Monarch and Church
Discusses the relationship between monarch(s) and the Church in "The Life of Charlemagne" by Einhard and Gregory of Tours' "History of the Franks".
# 26102 | 1,036 words | 2 sources | MLA | 2002 |
Published on Apr 25, 2003 in History (European) , History (Leaders) , Religion and Theology (Christianity) , English (Analysis)
$19.95 Buy and instantly download this paper now
This paper compares and contrasts the treatment of the relationship between monarchy and the Church in the books "The Life of Charlemagne" by Einhard and Gregory, Bishop of Tours' "History of the Franks". The two writers describe an interdependent Church and monarchy in which the religious or spiritual intensity of a given ruler was often less significant in shaping Church-State relationships than other matters. The paper shows that both books demonstrate that Church and kings interacted for mutual advantage and because, in the wake of the dissolution of the Roman Empire and throughout the so-called "Dark Ages," the monarchy and the Church emerged as the only two normative institutions in a fragmented social system.
From the Paper:"Gregory (p. 33) has commented that among the early kings of the Franks, Childeric was "excessively wanton." Though a ruler, this early king was in no sense as religious as his son Clovis, who also experienced conflicts with the Church and despoiled many of the Church's sanctuaries until he became uninvolved in "heathen error" (Gregory, p. 37). Gregory (pp. 40-41) comments that Clovis was introduced to Christianity at the urging of his wife and helped to accept the Church through the agency of Saint Remi, Bishop of Rheims. From that time on, Gregory argues that Clovis became a more successful king and warrior and better able to care for the needs of his people. He built numerous churches and enjoyed the support of the Church, which was anxious to extend its own control and helped Clovis crush the heretics by its aid and extend his kingdom over all the Gauls (Gregory, p. 53)."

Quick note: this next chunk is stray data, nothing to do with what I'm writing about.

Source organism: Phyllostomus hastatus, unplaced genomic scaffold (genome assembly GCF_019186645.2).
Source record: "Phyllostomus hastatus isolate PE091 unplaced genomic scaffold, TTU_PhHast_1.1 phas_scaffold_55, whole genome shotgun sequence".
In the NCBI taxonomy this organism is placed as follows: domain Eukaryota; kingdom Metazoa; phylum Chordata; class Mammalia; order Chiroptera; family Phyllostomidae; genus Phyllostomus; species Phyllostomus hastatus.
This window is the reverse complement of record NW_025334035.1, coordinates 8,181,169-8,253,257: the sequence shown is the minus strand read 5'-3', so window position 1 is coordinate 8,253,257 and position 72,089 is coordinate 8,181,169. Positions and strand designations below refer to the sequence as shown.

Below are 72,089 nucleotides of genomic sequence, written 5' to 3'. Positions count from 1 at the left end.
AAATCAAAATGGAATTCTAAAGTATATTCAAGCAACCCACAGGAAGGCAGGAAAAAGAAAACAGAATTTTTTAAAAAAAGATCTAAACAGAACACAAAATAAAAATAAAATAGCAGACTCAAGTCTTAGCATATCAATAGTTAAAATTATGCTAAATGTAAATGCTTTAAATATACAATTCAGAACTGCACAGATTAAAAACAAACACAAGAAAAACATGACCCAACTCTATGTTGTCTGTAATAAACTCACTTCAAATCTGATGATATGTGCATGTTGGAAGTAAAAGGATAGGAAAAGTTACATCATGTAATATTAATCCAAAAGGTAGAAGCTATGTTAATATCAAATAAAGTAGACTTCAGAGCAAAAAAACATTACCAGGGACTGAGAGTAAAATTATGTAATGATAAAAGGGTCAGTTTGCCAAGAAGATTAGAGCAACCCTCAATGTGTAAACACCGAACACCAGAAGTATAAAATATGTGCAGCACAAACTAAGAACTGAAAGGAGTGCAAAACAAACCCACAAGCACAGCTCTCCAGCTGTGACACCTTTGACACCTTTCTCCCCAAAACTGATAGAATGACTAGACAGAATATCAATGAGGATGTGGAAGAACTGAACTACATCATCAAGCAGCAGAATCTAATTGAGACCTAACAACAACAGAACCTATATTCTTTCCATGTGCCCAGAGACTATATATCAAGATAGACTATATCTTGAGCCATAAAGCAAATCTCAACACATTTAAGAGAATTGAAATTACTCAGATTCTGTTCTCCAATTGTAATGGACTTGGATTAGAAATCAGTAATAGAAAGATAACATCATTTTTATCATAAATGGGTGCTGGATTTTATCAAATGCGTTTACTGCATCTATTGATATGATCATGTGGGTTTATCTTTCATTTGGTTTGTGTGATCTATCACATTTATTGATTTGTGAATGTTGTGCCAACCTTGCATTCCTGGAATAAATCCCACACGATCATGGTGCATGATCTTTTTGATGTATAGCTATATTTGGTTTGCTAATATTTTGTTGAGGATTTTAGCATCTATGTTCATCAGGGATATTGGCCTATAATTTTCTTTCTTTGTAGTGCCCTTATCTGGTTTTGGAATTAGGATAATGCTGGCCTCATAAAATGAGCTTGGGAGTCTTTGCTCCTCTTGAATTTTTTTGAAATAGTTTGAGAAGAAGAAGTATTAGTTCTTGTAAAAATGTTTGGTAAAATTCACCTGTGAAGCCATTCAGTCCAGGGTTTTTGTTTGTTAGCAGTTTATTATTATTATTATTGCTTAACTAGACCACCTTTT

Cite this Analytical Essay:
Monarch and Church (2003, April 25) Retrieved January 28, 2022, from https://www.academon.com/analytical-essay/monarch-and-church-26102/
"Monarch and Church" 25 April 2003. Web. 28 January. 2022. <https://www.academon.com/analytical-essay/monarch-and-church-26102/>